In the lead-up to this year’s Academy Awards on March 4, EW is taking a closer look at some of the screenplays honored in the original and adapted categories. Each weekday between now and Oscar night, a nominated writer will break down a single scene that was essential to the stories they were telling and explain how the pages came together.
Lady Bird, the directorial feature debut from writer and actress Greta Gerwig started, like most of her scripts, as something much, much longer. “I had a script that as 350 pages that was my original jumping off point that was called Mothers and Daughters,” she said. “A lot of the material that ended up in the movie was in that script. I use the process of writing in part to spend time with my character and let them talk to me and talk to each other and develop more details for characters who are supporting, so that when I have a final script, there’s a density to the language and a density to the information that I have about these people.”
And that density is present in Lady Bird, especially in a scene where the central conflict between mother and daughter (acting nominees Laurie Metcalf and Saoirse Ronan) boils over after the high school senior is suspended from school. The argument jumps around, referencing comments from months before and dragging disparate moments and one bystander in to the fray.
Here, Gerwig explains how she crafted a family fight that’s almost too real.
GERWIG: “The final movie hews almost exactly to the words on the page. That’s different than how a lot of people do it, but for me, I need to almost have shadow boxed every cut of the movie and every moment of the movie and already gone through the process of eliminating what’s not necessary before I make it. I’ll even have exact cuts in the film are cuts that I knew about in the script. Here, I wrote her mother’s lines pre-lapped, ‘Suspended? How does this happen?’ Then they go into that scene. I knew that’s what I was going to set up against.”
“One thing that I’ve always loved in plays is cacophonous dialogue. I try to include that feeling in a movie, to allow dialogue to overlap, and I do it from the very first scene, the fight in the car. I like that it seems so chaotic and also like a symphony. People, especially when fighting, don’t wait for the other person to finish.”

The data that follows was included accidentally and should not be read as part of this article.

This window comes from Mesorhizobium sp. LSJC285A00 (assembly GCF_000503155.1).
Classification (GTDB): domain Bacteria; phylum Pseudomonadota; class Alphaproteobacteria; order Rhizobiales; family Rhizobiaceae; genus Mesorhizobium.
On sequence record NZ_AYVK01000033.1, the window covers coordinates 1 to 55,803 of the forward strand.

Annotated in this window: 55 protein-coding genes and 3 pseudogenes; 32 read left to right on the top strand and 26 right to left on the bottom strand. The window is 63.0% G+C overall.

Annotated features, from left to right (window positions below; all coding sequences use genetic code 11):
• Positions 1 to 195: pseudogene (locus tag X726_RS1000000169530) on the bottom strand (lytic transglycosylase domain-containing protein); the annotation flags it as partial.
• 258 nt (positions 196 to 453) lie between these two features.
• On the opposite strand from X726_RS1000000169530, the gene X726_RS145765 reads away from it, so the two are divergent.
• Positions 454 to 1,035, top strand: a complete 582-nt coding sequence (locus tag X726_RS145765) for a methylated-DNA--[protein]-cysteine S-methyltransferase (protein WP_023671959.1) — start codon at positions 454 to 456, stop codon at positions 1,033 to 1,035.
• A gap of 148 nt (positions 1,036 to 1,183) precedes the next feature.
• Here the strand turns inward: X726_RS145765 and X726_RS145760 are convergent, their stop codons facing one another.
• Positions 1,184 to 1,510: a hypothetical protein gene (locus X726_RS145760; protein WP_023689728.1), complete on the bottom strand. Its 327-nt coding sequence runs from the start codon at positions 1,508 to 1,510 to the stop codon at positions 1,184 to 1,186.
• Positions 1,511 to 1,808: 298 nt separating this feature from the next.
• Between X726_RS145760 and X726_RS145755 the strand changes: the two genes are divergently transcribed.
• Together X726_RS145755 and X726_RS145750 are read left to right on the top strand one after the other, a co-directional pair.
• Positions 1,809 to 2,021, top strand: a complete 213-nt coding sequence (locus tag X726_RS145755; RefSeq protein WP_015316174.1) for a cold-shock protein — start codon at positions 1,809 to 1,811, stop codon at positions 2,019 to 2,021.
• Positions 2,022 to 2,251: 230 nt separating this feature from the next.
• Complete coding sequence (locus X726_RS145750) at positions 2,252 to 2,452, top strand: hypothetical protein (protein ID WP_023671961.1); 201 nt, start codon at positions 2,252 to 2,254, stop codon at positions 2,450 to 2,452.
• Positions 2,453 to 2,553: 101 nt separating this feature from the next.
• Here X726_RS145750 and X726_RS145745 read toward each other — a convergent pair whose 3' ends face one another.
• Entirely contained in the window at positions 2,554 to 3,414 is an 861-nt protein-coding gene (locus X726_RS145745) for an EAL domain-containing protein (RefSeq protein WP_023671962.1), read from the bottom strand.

“I thought there was something specific to the time about playing solitaire on the computer. Everyone had that preloaded on their computer. I also thought it was funny but also sad. Larry’s unemployed and trying to fill his time while he figures out what the next thing is. I like things that cut both ways.”
“I always like in movies when it seems like when a movie starts, it’s just going along and we’re kind of along for the ride. The things that seemed incidental in the beginning, it becomes clear in the second half of the movie that they were all catching now. These things that just went by us like asking her dad to drop her off not at the front of the school, we see that, but we don’t really recognize that the story point until later.”
“It’s the same thing with the way ‘the wrong side of the tracks’ is threaded through. The first time you hear her say it is to Danny as a strange joke. Then you hear Danny say it back to Marion before Thanksgiving. Now, in the spring, Marion brings it up again. It’s partly mean to throw words back in someone’s face, but at the same time, what Lady Bird said was hurtful and callous and unthinking.”
“What Marion wants to say to her daughter is, ‘I’m terrified that I have not done my job. You are about to go into the world, and you are going to have no ability to function there.’ But also, ‘I’m scared about my own life, and that your dad’s not going to get another job.’ But all of that is so scary to say, you focus on something else. In the midst of that, you get distracted. Nothing is linear.”
“It’s a very specific character who says, ‘Tell me what it cost to raise me, and then I’ll pay you back and never talk to you again.’ Some teenagers would just say, ‘F— you. I’m never going to talk to you again.’ Lady Bird has a very strong sense of ‘I’m gonna settle up, and then I’m not going to talk to you again.’ It both explains something about her and also reduces what her parents did to economic, and it’s cruel.”
“And Marion meets her right there with equal venom, but that’s why Lady Bird is who she is. She can sling it, and her mom can sling it right back. Something I always wanted to do was make them the same. On some level, they can’t knock each other over because they have equal weight.
“We rehearsed before, and I knew that the hand raising wasn’t right. It always seemed like something that might actually work in play, but with a film, the negotiation of where the camera is and where the audience is and what the perspective is made the hand raise seem theatrical in a negative way. Saoirse actually came up with throwing the notepad.”